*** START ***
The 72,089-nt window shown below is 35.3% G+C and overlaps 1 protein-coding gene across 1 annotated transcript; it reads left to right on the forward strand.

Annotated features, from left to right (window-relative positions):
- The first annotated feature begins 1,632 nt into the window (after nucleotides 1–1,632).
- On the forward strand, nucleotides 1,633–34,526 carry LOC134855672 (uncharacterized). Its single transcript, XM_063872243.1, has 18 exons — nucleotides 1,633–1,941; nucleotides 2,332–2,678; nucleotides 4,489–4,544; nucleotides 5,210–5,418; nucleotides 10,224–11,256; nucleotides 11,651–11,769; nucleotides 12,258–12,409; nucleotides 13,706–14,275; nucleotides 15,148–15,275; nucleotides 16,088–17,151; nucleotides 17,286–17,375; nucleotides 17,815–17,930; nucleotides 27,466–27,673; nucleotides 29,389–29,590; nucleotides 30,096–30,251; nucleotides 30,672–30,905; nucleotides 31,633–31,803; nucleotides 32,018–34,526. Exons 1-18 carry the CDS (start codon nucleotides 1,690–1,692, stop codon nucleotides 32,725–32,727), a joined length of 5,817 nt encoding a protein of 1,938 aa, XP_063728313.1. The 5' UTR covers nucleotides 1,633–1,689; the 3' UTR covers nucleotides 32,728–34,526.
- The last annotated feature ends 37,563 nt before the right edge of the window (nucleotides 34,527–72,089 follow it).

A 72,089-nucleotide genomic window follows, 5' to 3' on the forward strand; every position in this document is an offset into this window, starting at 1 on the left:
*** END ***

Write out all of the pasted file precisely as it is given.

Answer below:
The 72,089-nt window shown below is 35.3% G+C and overlaps 1 protein-coding gene across 1 annotated transcript; it reads left to right on the forward strand.

Annotated features, from left to right (window-relative positions):
- The first annotated feature begins 1,632 nt into the window (after nucleotides 1–1,632).
- On the forward strand, nucleotides 1,633–34,526 carry LOC134855672 (uncharacterized). Its single transcript, XM_063872243.1, has 18 exons — nucleotides 1,633–1,941; nucleotides 2,332–2,678; nucleotides 4,489–4,544; nucleotides 5,210–5,418; nucleotides 10,224–11,256; nucleotides 11,651–11,769; nucleotides 12,258–12,409; nucleotides 13,706–14,275; nucleotides 15,148–15,275; nucleotides 16,088–17,151; nucleotides 17,286–17,375; nucleotides 17,815–17,930; nucleotides 27,466–27,673; nucleotides 29,389–29,590; nucleotides 30,096–30,251; nucleotides 30,672–30,905; nucleotides 31,633–31,803; nucleotides 32,018–34,526. Exons 1-18 carry the CDS (start codon nucleotides 1,690–1,692, stop codon nucleotides 32,725–32,727), a joined length of 5,817 nt encoding a protein of 1,938 aa, XP_063728313.1. The 5' UTR covers nucleotides 1,633–1,689; the 3' UTR covers nucleotides 32,728–34,526.
- The last annotated feature ends 37,563 nt before the right edge of the window (nucleotides 34,527–72,089 follow it).

A 72,089-nucleotide genomic window follows, 5' to 3' on the forward strand; every position in this document is an offset into this window, starting at 1 on the left: